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PostPosted: Sun Dec 02, 2012 11:19 am 
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highlandsflyer wrote:
Footnote.

Sea Sick Steve could not wipe the piss off Clapton's toilet as a player.


Point missed again!!

http://www.youtube.com/watch?v=Z0ncE-h48UA


al. :D


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PostPosted: Sun Dec 02, 2012 7:11 pm 
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highlandsflyer wrote:
Sea Sick Steve could not wipe the piss off Clapton's toilet as a player.

Seasick Steve has more rock'n'roll in his little finger than Eric has in his entire left hand. Clapton may have technique ... but he's so dull!


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PostPosted: Sun Dec 02, 2012 7:19 pm 
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highlandsflyer wrote:
Footnote.

Sea Sick Steve could not wipe the piss off Clapton's toilet as a player.


In terms of technique, no. In terms of feel, quite possibly.

The two are worlds apart, musically and stylistically. Seasick Steve is far more rootsy (favouring a Country Blues/Delta sound that's decidedly lo-fi in it's approach and highly rhythm orientated) whilst I find Clapton generally aires on a more Chicago Blues style (favouring electric guitar and a more 'modern' blues sound with emphasis on the solo'ing) Both are good artists, although I favour Seasick Steve as I'm a great fan of Country Blues, in particular North Mississippi Hill Country Blues.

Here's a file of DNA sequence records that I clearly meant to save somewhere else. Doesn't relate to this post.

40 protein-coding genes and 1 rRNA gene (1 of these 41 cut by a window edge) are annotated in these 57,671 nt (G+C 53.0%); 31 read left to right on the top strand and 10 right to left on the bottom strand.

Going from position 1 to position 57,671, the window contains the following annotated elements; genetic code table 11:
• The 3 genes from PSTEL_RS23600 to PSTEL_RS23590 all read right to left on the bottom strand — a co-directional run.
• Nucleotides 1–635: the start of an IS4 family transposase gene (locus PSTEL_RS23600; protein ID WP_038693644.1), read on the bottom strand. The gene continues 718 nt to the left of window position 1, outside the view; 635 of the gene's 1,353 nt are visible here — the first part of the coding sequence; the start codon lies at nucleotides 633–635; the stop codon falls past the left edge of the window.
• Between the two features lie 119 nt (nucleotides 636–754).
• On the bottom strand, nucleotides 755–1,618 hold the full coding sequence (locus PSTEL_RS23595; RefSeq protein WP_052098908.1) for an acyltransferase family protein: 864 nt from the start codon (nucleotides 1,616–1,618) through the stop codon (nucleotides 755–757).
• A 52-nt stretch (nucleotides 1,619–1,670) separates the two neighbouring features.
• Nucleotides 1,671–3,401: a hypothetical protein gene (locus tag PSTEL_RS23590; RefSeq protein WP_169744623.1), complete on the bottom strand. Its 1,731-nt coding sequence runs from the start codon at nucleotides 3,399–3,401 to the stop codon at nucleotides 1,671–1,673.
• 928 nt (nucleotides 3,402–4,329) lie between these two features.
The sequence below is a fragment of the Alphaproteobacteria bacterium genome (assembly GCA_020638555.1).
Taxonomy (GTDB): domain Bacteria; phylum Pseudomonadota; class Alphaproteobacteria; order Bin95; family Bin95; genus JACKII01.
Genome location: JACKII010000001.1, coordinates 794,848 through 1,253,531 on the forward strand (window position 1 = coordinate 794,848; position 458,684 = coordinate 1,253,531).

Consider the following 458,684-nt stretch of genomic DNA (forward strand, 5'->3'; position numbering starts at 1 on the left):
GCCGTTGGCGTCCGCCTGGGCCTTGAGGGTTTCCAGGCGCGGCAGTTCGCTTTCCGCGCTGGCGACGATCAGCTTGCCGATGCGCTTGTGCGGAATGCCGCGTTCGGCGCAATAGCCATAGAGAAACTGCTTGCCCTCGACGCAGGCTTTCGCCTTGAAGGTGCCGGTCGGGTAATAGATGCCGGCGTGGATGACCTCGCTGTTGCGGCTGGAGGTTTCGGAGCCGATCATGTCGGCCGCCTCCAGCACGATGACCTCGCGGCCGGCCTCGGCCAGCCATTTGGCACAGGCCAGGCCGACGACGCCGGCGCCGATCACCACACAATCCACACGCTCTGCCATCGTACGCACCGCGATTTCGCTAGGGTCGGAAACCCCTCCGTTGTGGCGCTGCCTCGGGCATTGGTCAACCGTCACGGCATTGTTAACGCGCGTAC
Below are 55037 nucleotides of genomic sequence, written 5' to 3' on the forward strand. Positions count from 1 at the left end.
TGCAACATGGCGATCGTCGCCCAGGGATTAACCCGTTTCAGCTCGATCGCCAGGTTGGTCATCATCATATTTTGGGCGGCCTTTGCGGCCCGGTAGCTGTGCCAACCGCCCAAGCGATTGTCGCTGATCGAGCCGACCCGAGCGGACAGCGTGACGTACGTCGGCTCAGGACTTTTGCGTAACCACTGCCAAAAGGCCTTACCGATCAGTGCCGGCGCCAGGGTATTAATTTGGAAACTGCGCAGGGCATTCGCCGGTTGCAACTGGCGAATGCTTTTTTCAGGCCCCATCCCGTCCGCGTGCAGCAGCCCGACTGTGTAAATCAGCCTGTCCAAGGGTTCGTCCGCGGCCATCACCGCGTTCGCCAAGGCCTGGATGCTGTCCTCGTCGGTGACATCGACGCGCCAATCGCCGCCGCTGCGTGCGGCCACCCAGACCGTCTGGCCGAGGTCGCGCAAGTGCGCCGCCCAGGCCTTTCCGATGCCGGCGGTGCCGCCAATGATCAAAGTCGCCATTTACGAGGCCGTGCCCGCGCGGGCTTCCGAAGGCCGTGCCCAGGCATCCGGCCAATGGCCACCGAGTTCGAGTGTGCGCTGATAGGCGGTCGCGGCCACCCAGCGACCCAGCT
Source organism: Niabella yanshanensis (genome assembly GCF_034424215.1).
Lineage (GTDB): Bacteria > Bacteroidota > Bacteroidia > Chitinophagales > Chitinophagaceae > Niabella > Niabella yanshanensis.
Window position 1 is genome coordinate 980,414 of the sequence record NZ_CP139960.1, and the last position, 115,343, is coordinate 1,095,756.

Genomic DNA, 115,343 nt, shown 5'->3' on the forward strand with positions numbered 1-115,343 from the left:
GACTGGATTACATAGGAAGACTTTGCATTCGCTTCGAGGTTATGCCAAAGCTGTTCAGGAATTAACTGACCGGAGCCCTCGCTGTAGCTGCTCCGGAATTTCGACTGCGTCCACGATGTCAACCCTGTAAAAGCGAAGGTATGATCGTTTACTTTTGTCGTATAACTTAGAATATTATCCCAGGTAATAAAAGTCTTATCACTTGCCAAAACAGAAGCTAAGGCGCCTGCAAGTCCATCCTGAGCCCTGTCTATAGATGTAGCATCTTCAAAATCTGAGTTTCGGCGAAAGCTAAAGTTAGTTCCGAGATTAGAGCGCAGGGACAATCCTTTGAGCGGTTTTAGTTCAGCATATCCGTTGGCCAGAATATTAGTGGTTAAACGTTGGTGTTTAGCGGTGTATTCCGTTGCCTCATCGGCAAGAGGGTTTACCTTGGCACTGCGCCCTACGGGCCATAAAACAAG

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PostPosted: Sun Dec 02, 2012 7:54 pm 
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RustyGold wrote:
highlandsflyer wrote:
Footnote.

Sea Sick Steve could not wipe the piss off Clapton's toilet as a player.


In terms of technique, no. In terms of feel, quite possibly.

The two are worlds apart, musically and stylistically. Seasick Steve is far more rootsy (favouring a Country Blues/Delta sound that's decidedly lo-fi in it's approach and highly rhythm orientated) whilst I find Clapton generally aires on a more Chicago Blues style (favouring electric guitar and a more 'modern' blues sound with emphasis on the solo'ing) Both are good artists, although I favour Seasick Steve as I'm a great fan of Country Blues, in particular North Mississippi Hill Country Blues.


Calpton's biggest influence was Robert Johnson 'King of the Delta Blues' :wink:
I try not to listen to anything Eric has done since the 80's!


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PostPosted: Sun Dec 02, 2012 8:00 pm 
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mass199 wrote:

Clapton's biggest influence was Robert Johnson 'King of the Delta Blues' :wink:
I try not to listen to anything Eric has done since the 80's!


True, having said that Clapton will pretty much employ any lick/riff from any blues artist, he knows 'em all. Having said that, I hear a lot more B.B.King, Albert King and Freddy King for that matter in his playing than any Robert Johnson (aside from his cover album :roll:). To me he has a far more 'electric' blues style/touch ala Muddy Waters, Hubert Sumlin, Johnny Shines, etc...than that of Robert Johnson's complex finger-picking delta approach.

Likewise on the eighties Clapton reference :wink:. Although, I think he peaked in Cream, maybe Blind Faith at a push :wink:


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PostPosted: Sun Dec 02, 2012 8:14 pm 
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mass199 wrote:
Calpton's biggest influence was Robert Johnson 'King of the Delta Blues'

Johnson - played fingerstyle with a slide, accompanied himself, raw, edgy, energetic, threatening.